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Navy Petty Officer Pleads Guilty in Bribery Scandal

Navy Petty Officer Dan Layug admits to accepting bribes in exchange for providing classified information

By Paul Krueger and R. Stickney
|  Wednesday, May 21, 2014  |  Updated 2:38 AM PDT
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    U.S. Navy Petty Officer First Class Dan Layug admitted Tuesday to accepting $10,000 in cash, travel and a "bucket list" of video games and gadgets from a foreign defense contractor in exchange for providing classified information.

    Layug, 27, talked quietly with his attorney in the spectator section of Federal Magistrate Judge Karen Crawford’s courtroom this morning, before his 9:30 a.m. hearing.

    Layug’s attorney was seen explaining the implications of the guilty plea to her client, before he actually admitted to the Magistrate that he had been part of a bribery ring that prosecutors say wrongly enriched a company that provides logistics services to the Navy.

    Layug, who was dressed in blue jeans and tennis shoes, admitted he sent a "bucket list" to the contractor and accepted a $1,000 a month allowance, plus luxury hotel stays for himself and others in Malaysia, Singapore, Indonesia, Hong Kong and Thailand, according to court documents.

    Among the items he asked for, and received, were an iPad 3, a Nikon digital camera, a Blackberry, a VAIO computer, a PSP gaming unit and a Wii gaming unit, prosecutors said.

    He acknowledged that he faces up to five years in federal custody and a $250,000 fine when sentenced.

    That sentencing is scheduled for September 2, before U.S. Federal Judge Marilyn Huff.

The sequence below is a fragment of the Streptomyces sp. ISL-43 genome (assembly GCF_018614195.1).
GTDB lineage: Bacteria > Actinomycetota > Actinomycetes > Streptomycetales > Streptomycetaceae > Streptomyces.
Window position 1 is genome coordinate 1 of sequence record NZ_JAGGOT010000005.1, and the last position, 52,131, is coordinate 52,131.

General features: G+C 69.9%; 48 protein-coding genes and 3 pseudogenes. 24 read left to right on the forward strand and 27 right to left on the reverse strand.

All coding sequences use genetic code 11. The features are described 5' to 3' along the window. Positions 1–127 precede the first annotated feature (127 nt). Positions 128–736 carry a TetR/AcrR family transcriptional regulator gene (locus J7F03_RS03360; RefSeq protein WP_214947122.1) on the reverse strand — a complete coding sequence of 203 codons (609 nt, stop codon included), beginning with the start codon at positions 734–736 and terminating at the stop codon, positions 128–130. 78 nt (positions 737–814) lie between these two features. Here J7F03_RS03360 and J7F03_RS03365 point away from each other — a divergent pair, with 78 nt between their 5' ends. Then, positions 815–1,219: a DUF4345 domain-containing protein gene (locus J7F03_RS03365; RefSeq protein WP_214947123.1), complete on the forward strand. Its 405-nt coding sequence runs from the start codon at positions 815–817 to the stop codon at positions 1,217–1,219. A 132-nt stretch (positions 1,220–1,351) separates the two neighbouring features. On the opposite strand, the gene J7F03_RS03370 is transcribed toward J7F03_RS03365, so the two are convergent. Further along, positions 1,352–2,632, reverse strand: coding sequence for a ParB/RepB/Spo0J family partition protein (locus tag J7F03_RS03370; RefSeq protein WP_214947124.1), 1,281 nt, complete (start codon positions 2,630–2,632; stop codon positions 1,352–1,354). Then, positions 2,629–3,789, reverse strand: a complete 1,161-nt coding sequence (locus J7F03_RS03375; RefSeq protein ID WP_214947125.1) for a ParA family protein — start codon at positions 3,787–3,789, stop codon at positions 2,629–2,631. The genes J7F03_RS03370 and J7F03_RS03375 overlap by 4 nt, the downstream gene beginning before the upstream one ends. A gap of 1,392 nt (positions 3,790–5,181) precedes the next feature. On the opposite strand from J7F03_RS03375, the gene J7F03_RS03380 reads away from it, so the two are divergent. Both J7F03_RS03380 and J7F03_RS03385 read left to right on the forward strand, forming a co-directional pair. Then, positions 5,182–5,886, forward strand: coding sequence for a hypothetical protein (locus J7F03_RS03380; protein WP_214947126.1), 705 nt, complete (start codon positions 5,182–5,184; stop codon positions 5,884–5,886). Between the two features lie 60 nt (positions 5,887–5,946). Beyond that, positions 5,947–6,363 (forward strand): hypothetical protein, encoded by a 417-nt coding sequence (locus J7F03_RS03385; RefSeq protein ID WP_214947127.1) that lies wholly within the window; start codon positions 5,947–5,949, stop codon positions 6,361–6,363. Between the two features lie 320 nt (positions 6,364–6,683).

"In taking these under-the-table bribes, Layug put his own financial interests above those of the Navy and the country he vowed to serve," said Acting Assistant Attorney General O'Neil.

    Layug was assigned to the U.S. Navy Fleet Logistics Center in Japan, at the time of the alleged bribery crimes.

    Before that, he was assigned to USS Blue Ridge.

    Federal prosecutors allege that Leonard Francis, owner and CEO of Glenn Defense Marine Asia (GDMA) and his cousin, Alex Wisidigama, overcharged the Navy for more than $20 million in services.

    They claim GDMA enlisted Navy personnel to send the company classified ship schedules.

    Those charged in the investigation include Commander Michael Vannak Khem Misiewicz, Commander Jose Luis Sanchez, Naval Criminal Investigative Service Special Agent John Beliveau and Layug.

    Layug is the sixth defendant charged and the third to plead guilty.

    In March, Wisidigama pleaded guilty to conspiracy to defraud the U.S. government. Beliveau accepted terms of a plea agreement in December 2013.

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